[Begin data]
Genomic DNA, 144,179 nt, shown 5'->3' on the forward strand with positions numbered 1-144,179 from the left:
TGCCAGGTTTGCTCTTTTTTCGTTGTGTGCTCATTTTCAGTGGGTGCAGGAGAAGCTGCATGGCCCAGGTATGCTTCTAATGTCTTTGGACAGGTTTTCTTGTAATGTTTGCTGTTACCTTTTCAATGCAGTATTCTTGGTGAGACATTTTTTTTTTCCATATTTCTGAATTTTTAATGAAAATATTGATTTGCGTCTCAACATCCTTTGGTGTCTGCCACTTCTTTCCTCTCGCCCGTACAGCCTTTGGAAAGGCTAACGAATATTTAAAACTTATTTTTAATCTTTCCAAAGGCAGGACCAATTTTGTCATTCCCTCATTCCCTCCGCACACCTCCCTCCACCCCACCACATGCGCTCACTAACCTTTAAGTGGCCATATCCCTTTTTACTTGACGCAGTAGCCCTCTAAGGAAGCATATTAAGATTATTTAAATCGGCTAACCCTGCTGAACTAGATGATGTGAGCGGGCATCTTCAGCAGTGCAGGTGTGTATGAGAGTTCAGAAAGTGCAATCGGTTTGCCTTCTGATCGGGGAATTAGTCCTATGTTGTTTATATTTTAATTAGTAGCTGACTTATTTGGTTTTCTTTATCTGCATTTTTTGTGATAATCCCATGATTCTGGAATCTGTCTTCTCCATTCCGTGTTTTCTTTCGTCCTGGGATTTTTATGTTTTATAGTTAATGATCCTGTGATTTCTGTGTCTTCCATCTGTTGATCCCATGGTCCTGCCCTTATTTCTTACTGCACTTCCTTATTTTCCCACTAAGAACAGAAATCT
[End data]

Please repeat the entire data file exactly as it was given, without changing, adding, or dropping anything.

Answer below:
Genomic DNA, 144,179 nt, shown 5'->3' on the forward strand with positions numbered 1-144,179 from the left:
TGCCAGGTTTGCTCTTTTTTCGTTGTGTGCTCATTTTCAGTGGGTGCAGGAGAAGCTGCATGGCCCAGGTATGCTTCTAATGTCTTTGGACAGGTTTTCTTGTAATGTTTGCTGTTACCTTTTCAATGCAGTATTCTTGGTGAGACATTTTTTTTTTCCATATTTCTGAATTTTTAATGAAAATATTGATTTGCGTCTCAACATCCTTTGGTGTCTGCCACTTCTTTCCTCTCGCCCGTACAGCCTTTGGAAAGGCTAACGAATATTTAAAACTTATTTTTAATCTTTCCAAAGGCAGGACCAATTTTGTCATTCCCTCATTCCCTCCGCACACCTCCCTCCACCCCACCACATGCGCTCACTAACCTTTAAGTGGCCATATCCCTTTTTACTTGACGCAGTAGCCCTCTAAGGAAGCATATTAAGATTATTTAAATCGGCTAACCCTGCTGAACTAGATGATGTGAGCGGGCATCTTCAGCAGTGCAGGTGTGTATGAGAGTTCAGAAAGTGCAATCGGTTTGCCTTCTGATCGGGGAATTAGTCCTATGTTGTTTATATTTTAATTAGTAGCTGACTTATTTGGTTTTCTTTATCTGCATTTTTTGTGATAATCCCATGATTCTGGAATCTGTCTTCTCCATTCCGTGTTTTCTTTCGTCCTGGGATTTTTATGTTTTATAGTTAATGATCCTGTGATTTCTGTGTCTTCCATCTGTTGATCCCATGGTCCTGCCCTTATTTCTTACTGCACTTCCTTATTTTCCCACTAAGAACAGAAATCT